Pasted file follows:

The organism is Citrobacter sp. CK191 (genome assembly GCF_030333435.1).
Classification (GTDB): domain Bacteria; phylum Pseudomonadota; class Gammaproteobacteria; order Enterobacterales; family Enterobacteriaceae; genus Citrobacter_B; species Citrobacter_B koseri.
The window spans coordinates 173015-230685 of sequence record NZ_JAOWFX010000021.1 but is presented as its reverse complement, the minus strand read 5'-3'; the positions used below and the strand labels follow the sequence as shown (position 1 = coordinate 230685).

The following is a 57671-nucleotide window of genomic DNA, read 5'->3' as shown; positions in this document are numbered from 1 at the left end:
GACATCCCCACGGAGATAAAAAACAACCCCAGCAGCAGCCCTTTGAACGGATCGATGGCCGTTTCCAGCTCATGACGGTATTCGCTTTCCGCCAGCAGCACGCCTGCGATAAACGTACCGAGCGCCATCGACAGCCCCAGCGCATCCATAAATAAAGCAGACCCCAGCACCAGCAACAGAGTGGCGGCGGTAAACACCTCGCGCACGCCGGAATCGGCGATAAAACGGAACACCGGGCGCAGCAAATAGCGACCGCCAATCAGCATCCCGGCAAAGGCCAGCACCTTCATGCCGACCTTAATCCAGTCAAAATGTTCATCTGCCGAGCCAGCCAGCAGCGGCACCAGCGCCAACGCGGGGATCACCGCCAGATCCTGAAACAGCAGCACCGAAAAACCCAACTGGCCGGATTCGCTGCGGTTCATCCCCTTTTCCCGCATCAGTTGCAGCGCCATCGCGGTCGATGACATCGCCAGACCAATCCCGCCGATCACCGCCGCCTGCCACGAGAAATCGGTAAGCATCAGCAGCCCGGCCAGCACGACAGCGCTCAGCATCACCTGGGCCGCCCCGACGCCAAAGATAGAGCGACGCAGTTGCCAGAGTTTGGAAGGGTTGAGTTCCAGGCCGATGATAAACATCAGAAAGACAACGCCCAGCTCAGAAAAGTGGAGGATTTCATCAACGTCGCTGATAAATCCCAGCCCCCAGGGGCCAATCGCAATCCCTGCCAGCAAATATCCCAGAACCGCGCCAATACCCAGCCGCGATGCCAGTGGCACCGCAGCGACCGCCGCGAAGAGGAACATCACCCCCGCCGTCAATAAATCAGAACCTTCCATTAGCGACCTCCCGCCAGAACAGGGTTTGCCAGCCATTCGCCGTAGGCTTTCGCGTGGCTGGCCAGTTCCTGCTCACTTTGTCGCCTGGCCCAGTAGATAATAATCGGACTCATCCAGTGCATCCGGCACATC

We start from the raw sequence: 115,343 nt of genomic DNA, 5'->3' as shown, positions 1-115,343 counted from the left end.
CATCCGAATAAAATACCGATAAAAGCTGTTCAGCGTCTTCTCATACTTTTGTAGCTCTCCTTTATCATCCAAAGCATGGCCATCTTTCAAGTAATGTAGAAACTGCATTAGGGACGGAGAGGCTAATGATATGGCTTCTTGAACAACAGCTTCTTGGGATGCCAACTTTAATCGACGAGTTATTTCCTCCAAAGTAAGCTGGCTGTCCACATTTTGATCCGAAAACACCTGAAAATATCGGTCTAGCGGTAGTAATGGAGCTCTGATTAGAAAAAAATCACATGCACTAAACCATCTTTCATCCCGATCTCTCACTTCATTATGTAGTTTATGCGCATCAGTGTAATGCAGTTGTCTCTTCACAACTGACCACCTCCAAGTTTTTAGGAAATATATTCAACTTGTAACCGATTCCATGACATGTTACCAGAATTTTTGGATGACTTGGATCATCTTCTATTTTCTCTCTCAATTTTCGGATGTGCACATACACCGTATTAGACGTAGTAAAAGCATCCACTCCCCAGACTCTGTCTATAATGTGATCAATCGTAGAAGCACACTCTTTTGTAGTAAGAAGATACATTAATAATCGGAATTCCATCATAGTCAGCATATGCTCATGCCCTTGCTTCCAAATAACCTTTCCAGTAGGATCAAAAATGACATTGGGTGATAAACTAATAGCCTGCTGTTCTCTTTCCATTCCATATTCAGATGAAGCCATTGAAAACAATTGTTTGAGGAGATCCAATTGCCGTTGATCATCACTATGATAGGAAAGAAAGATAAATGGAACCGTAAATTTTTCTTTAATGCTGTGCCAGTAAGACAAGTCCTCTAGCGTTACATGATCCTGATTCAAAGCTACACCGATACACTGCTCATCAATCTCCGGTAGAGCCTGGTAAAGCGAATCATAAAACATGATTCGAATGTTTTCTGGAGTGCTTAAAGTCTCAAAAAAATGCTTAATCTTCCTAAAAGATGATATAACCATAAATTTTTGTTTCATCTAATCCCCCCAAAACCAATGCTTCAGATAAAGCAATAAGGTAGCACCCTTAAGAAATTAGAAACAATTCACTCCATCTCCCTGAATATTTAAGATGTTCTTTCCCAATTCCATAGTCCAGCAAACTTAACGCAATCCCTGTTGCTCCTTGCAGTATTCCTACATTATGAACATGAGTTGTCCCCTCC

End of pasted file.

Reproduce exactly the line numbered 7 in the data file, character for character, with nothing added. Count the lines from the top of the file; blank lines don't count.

CATCCGAATAAAATACCGATAAAAGCTGTTCAGCGTCTTCTCATACTTTTGTAGCTCTCCTTTATCATCCAAAGCATGGCCATCTTTCAAGTAATGTAGAAACTGCATTAGGGACGGAGAGGCTAATGATATGGCTTCTTGAACAACAGCTTCTTGGGATGCCAACTTTAATCGACGAGTTATTTCCTCCAAAGTAAGCTGGCTGTCCACATTTTGATCCGAAAACACCTGAAAATATCGGTCTAGCGGTAGTAATGGAGCTCTGATTAGAAAAAAATCACATGCACTAAACCATCTTTCATCCCGATCTCTCACTTCATTATGTAGTTTATGCGCATCAGTGTAATGCAGTTGTCTCTTCACAACTGACCACCTCCAAGTTTTTAGGAAATATATTCAACTTGTAACCGATTCCATGACATGTTACCAGAATTTTTGGATGACTTGGATCATCTTCTATTTTCTCTCTCAATTTTCGGATGTGCACATACACCGTATTAGACGTAGTAAAAGCATCCACTCCCCAGACTCTGTCTATAATGTGATCAATCGTAGAAGCACACTCTTTTGTAGTAAGAAGATACATTAATAATCGGAATTCCATCATAGTCAGCATATGCTCATGCCCTTGCTTCCAAATAACCTTTCCAGTAGGATCAAAAATGACATTGGGTGATAAACTAATAGCCTGCTGTTCTCTTTCCATTCCATATTCAGATGAAGCCATTGAAAACAATTGTTTGAGGAGATCCAATTGCCGTTGATCATCACTATGATAGGAAAGAAAGATAAATGGAACCGTAAATTTTTCTTTAATGCTGTGCCAGTAAGACAAGTCCTCTAGCGTTACATGATCCTGATTCAAAGCTACACCGATACACTGCTCATCAATCTCCGGTAGAGCCTGGTAAAGCGAATCATAAAACATGATTCGAATGTTTTCTGGAGTGCTTAAAGTCTCAAAAAAATGCTTAATCTTCCTAAAAGATGATATAACCATAAATTTTTGTTTCATCTAATCCCCCCAAAACCAATGCTTCAGATAAAGCAATAAGGTAGCACCCTTAAGAAATTAGAAACAATTCACTCCATCTCCCTGAATATTTAAGATGTTCTTTCCCAATTCCATAGTCCAGCAAACTTAACGCAATCCCTGTTGCTCCTTGCAGTATTCCTACATTATGAACATGAGTTGTCCCCTCC